be quiet! Announces The Silent Base 802 Chassis, With USB 3.2 Type-Cby Gavin Bonshor on September 3, 2020 2:00 PM EST
Sometimes companies take a popular product and re-release it to the market with a new aesthetic, or slightly revamped design. Reputable and popular German hardware manufacturer be quiet! has unveiled its latest chassis, the Silent Base 802. Building further on the popularity of its current Silent Base 801, the 802 adds an interchangeable front panel with one for silent and one for focused airflow. be quiet! has also revamped it with a single USB 3.2 G2 Type-C connector on the top panel.
Available in both black and white versions, the be quiet! Silent Base 802 has a similar frame and feature set of its 801 counterpart but comes supplied with an interchangeable front and top panel. This allows users to change the dynamic of the system on the fly, with the ability to opt for better cooling performance or a sleeker look at the expense of airflow.
Some of the main features include screwless side panels, with the option to go for tempered glass, or with a tinted glass window. It includes a PSU shroud to help keep the system looking tidy, with the potential to install up to a 420 mm radiator in the front for high-end custom water cooling loops. At the top, users can install up to a 360 mm radiator, with a removable fan bracket for easy installation. Dust filters are included in the front, along with three Pure Wings 2 140 mm fans, two in the front, and one preinstalled into the rear. The dimensions of the case are 539 x 245 x 507 mm (L x W x H), and it can accommodate motherboards up to E-ATX. There are nine expansion slots in total, with seven for the motherboard and two to horizontally mount a graphics card with a PCIe riser cable; available separately at an additional cost.
One of the new additions to the Silent Base 802 is the inclusion of a USB 3.2 G2 Type-C port, at the expense of a Type-A port on the previous 801 model. It includes two USB 3.2 G1 Type-A ports, with two 3.5 mm audio jacks for front panel audio, with a small reset button, a large power button, and a fan controller.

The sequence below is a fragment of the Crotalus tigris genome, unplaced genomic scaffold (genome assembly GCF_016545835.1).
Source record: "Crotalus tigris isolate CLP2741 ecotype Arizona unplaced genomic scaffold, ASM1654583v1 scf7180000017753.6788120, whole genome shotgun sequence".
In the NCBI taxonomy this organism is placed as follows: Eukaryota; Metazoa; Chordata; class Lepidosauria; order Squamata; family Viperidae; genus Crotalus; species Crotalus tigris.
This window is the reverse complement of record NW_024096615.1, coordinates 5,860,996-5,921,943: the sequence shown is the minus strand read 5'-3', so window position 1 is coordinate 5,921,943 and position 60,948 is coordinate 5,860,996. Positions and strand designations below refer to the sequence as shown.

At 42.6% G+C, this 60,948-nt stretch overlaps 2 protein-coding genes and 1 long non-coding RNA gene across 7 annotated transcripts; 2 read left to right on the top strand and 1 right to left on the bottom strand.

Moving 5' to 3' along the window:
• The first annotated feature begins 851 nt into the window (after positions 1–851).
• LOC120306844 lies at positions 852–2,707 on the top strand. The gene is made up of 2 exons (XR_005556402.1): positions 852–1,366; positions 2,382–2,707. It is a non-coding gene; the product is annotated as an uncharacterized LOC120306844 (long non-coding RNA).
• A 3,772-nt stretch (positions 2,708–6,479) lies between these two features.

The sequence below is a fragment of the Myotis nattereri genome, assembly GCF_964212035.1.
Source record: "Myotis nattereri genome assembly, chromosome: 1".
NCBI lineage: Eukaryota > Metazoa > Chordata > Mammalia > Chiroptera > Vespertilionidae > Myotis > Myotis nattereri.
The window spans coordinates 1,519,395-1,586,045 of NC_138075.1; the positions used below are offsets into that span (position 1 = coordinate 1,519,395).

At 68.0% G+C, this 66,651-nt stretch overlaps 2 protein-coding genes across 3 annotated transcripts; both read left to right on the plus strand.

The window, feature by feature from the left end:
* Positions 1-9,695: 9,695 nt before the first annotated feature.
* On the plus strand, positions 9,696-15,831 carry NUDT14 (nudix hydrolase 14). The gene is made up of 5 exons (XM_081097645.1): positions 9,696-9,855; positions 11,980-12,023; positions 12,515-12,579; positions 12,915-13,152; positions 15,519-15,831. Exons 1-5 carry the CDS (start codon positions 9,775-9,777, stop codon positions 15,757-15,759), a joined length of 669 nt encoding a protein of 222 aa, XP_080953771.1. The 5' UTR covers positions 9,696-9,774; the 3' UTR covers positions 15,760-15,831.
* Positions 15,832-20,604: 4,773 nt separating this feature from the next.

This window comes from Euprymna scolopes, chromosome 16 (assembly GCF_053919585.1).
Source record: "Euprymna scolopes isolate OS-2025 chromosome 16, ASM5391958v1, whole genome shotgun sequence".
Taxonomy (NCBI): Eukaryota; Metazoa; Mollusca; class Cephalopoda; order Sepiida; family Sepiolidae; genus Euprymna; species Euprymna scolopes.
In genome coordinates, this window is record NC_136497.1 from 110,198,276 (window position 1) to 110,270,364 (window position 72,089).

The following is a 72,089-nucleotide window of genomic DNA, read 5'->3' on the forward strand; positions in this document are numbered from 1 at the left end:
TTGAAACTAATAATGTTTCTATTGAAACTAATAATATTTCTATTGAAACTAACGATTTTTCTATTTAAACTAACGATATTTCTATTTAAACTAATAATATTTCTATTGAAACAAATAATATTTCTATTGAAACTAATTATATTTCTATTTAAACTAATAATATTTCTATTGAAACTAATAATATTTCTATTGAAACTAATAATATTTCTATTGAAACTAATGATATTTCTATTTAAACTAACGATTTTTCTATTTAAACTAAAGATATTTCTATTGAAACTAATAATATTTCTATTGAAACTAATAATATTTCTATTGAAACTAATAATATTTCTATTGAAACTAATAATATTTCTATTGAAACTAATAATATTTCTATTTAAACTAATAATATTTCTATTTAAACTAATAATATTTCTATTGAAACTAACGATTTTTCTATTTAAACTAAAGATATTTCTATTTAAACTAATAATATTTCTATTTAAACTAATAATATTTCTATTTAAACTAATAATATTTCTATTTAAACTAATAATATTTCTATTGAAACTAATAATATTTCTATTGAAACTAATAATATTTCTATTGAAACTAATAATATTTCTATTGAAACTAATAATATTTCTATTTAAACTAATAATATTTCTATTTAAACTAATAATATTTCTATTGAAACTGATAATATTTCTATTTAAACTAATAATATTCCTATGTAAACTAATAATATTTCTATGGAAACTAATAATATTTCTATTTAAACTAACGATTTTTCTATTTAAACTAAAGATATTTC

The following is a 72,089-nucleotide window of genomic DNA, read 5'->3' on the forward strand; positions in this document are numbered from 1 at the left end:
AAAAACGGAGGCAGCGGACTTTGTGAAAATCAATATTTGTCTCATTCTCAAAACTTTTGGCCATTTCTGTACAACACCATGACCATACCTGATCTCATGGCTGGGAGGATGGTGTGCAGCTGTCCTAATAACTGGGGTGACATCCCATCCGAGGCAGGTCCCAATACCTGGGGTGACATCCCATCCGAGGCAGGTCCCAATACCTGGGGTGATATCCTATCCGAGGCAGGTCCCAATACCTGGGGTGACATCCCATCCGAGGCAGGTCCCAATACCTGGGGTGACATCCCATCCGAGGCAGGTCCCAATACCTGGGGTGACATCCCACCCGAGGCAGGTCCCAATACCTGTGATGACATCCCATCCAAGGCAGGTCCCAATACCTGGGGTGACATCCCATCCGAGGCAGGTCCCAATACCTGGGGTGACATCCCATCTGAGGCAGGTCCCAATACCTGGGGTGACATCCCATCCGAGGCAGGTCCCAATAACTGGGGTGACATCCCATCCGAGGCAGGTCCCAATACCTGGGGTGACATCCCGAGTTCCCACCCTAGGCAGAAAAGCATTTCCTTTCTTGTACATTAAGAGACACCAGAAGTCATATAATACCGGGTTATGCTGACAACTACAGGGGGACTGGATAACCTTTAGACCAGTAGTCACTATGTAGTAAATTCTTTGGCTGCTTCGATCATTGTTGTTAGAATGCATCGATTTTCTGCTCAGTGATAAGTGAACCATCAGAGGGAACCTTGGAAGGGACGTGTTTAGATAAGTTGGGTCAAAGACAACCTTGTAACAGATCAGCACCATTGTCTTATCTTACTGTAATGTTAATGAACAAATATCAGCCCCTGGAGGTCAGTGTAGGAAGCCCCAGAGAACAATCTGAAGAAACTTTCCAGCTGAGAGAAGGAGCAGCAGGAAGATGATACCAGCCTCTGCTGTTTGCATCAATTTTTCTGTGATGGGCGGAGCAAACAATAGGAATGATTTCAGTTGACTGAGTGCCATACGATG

The be quiet! Silent Base 802 will be available towards the end of November with an MSRP of $160 for the non-window version, and for $170 with a tempered glass side panel. There is no price difference between the black and white version of the case, which should please many users as white hardware generally comes with a price premium. That being said, be quiet! will be phasing out the current Silent Base 801 model when the 802 is released.
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shabby - Thursday, September 3, 2020 - linkSo they have a white heatsink and white case but no white fans?
Chaitanya - Thursday, September 3, 2020 - linkThat is indeed odd but atleast its good to see Bequite get behind the mesh/airflow trend. Noctua is going to release white fans under their Chromax range soon and those can be a good addon to these cases.
Dornhan - Friday, September 4, 2020 - linkThey actually do have 1 fan that comes in white. The Shadow Wings 2 has the choice of coming in black or white. Why they are not available in other models...an odd one. (can check out the website for it.)
Samus - Saturday, September 5, 2020 - linkJust avoid Silverstone fans. I outfitted my case with their 180?mm or whatever the non-standard larger size fans they make for their FT03 and other compatible cases and the shaft always disconnects from the hub causing the blades to tap the housing. Really common issue and still happening on their newer versions after years and years of people complaining. Alarmingly this also appears to happen to a not-insignificant degree to their 120mm and 140mm fans.
selenite - Friday, September 4, 2020 - linkWhy do new cases still use two separate 3.5 mm audio jacks on the front panel?
damianrobertjones - Friday, September 4, 2020 - linkIf they weren't there, someone would say, "Why do they no longer put 3.5mm audio jacks on the front panel?"
jordanclock - Friday, September 4, 2020 - linkBecause some people use separate mics and headphones, especially for streaming.
abrowne1993 - Tuesday, September 8, 2020 - linkI would hope anyone who cares enough to do that doesn't use the front panel jacks anyway
Hul8 - Sunday, September 6, 2020 - link- Headphones and headsets (apart from hands-free sets for phones) require 2 separate plugs.
- Less complexity.
- Security: You can unplug your microphone when not needed.
- Flexibility: You can mix and match input, output and mixing/amplification devices.
The only reasons to have combo jack:
- Saving space (doesn't apply on desktop).
- Cater to people wanting to use the crappy bundled in-ears from their phone. I guess this could apply for cheap cases; the case manufacturer wouldn't assume the user will have decent audio equipment. Not so much for this case, with $160+ prices.
selenite - Friday, September 4, 2020 - linkWith air intake restricted and so much free space around the front fans, all they do is just recycle the air inside the case.